Respect self, not National Anthem

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Respect self, not National Anthem

By Kevin Palmer

      Black lives did not matter to the author of America’s national anthem. Accordingly, when it comes to national anthem protocol, Black self-respect takes precedence over respecting a disrespectful national anthem.

According to, “In 1814, the poet and lyricist Francis Scott Key penned the lyrics to “The Star-Spangled Banner.” Then, in 1916, President Woodrow Wilson signed an executive order designating “The Star-Spangled Banner” as the national anthem. Afterwards, in 1931, the U.S. Congress confirmed the decision.” The problem is Francis Scott Key was a known racist and slave owner. Nevertheless, despite his inhumane treatment of Black people, he is esteemed as a great historical figure.

Therefore, it is no surprise America’s national anthem reflects the sentiments of white supremacy. First, “The Star-Spangled Banner” consists of four stanzas. The last line of each stanza says, “O’er the land of the free and the home of the brave.” Obviously, this verse is an insult to Black people. In 1814, when Francis Scott Key penned the lyrics, millions of enslaved Africans existed in America. Second, the anthem’s third stanza contains verses which show Key’s utter contempt for the enslaved African. The verses state, Their blood has washed out their foul footstep’s pollution; No refuge could save the hireling and slave; From the terror of flight or gloom of the grave; And the star-spangled banner in triumph doth wave; O’er the land of the free and the home of the brave. Without a doubt, Francis Scott Key meant for the star-spangled American flag to be a symbol of terror and death to any slave who dared to escape.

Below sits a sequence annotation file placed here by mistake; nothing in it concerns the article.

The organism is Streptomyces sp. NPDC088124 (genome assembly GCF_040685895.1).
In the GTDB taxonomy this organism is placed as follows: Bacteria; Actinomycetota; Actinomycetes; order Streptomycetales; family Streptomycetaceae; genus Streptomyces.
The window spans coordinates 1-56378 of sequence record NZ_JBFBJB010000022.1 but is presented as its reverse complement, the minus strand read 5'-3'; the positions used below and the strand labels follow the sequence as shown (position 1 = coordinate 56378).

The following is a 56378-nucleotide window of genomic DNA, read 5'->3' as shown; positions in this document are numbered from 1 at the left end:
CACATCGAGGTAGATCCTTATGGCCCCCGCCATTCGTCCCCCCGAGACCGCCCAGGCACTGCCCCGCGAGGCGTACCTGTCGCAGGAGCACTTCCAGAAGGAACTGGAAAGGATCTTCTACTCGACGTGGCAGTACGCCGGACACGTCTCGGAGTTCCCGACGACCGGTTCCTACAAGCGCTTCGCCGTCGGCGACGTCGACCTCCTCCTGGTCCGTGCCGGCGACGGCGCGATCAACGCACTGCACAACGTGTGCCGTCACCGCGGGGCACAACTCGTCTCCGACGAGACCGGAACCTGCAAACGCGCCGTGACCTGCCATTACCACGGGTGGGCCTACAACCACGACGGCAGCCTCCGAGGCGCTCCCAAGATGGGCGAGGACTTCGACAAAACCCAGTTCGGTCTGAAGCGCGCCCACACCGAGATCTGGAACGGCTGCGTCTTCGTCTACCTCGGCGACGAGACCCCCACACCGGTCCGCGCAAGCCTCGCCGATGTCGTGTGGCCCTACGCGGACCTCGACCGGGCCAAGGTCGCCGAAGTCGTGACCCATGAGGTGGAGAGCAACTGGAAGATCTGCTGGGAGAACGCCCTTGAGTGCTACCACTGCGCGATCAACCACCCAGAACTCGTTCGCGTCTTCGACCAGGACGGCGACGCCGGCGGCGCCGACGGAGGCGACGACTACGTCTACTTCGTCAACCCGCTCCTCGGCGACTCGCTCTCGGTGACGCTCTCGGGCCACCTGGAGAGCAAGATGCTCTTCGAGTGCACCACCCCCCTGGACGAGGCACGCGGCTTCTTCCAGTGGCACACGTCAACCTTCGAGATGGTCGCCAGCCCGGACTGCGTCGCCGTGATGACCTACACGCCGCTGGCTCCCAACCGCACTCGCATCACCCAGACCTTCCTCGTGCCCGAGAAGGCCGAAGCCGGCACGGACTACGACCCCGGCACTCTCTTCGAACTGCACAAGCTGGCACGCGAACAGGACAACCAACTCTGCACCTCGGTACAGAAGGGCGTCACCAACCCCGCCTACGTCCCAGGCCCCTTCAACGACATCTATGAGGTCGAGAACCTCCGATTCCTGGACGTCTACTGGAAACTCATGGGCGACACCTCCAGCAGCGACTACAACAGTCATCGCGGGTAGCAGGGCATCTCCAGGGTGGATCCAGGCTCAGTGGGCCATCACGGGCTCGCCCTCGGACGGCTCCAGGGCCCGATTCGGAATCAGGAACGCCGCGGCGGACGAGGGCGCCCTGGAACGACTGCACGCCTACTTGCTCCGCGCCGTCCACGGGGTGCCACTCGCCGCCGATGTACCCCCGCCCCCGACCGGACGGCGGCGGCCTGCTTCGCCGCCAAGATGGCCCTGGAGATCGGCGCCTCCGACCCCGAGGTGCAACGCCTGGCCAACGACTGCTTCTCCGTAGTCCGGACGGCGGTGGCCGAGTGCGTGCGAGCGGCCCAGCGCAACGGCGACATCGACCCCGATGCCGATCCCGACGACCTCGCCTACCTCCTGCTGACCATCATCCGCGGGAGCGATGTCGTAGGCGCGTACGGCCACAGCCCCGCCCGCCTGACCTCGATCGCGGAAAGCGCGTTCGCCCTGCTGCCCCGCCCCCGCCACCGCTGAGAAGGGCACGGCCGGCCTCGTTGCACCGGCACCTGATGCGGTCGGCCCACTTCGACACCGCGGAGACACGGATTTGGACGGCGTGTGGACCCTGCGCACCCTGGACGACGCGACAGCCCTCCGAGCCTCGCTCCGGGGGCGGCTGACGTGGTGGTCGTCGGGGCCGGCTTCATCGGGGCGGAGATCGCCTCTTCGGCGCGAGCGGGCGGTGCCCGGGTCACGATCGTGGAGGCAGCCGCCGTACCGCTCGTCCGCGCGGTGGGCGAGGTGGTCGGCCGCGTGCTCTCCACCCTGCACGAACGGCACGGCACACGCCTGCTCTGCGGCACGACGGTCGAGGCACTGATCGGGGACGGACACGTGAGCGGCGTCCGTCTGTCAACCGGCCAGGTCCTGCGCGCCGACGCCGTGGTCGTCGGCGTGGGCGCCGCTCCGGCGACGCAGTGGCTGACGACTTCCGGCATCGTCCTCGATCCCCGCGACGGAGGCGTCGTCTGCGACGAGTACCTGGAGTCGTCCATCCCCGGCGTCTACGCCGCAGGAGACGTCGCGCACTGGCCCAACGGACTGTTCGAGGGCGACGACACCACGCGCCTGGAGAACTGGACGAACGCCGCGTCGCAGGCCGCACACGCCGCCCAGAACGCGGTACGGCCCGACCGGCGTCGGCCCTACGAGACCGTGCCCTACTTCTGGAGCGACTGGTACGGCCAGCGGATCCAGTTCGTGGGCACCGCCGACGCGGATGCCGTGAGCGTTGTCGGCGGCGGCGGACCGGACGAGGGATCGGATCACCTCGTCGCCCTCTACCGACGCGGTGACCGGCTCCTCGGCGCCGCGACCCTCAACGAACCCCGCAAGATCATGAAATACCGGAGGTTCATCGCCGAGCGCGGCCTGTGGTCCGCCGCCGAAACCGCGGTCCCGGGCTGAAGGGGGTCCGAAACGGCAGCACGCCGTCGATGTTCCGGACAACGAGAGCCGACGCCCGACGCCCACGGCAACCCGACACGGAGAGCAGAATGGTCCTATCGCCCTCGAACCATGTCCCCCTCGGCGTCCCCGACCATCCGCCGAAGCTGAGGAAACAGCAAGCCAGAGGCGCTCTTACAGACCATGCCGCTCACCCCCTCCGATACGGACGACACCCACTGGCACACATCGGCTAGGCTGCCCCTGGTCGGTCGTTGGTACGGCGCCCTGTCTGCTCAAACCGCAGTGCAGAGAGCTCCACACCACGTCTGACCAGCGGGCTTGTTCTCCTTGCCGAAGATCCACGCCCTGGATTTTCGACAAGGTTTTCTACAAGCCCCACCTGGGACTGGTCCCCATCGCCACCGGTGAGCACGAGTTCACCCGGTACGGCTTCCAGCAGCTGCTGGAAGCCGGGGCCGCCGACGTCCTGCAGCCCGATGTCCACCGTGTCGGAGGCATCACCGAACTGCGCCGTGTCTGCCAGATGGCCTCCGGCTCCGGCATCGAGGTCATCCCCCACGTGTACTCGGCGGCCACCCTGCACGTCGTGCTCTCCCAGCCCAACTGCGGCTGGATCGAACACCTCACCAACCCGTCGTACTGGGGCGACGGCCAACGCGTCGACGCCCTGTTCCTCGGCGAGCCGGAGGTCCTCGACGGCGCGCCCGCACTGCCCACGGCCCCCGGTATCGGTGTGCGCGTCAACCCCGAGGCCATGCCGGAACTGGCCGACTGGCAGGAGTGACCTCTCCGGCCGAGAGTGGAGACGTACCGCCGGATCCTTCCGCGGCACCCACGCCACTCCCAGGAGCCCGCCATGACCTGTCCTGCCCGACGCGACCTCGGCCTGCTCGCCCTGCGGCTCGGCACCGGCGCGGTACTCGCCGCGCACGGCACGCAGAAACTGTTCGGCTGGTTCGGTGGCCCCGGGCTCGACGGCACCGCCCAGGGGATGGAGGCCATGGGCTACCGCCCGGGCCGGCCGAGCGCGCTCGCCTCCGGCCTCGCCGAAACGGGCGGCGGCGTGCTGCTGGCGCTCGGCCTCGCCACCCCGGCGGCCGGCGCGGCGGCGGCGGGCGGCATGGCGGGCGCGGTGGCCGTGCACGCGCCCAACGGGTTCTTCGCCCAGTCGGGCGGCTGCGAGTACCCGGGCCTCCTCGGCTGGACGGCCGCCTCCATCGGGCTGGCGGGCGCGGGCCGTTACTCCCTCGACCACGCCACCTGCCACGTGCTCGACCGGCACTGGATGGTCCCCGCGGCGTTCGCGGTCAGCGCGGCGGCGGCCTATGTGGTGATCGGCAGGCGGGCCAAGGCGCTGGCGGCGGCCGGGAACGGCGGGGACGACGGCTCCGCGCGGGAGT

Thus, the bible says in John 8:32, “And you shall know the truth, and the truth shall make you free.” Indeed, for African-Americans, knowing the truth means having the freedom and courage to not show respect for an anthem which upholds white supremacy.


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    Carma Lynn Henry Westside Gazette Newspaper 545 N.W. 7th Terrace, Fort Lauderdale, Florida 33311 Office: (954) 525-1489 Fax: (954) 525-1861

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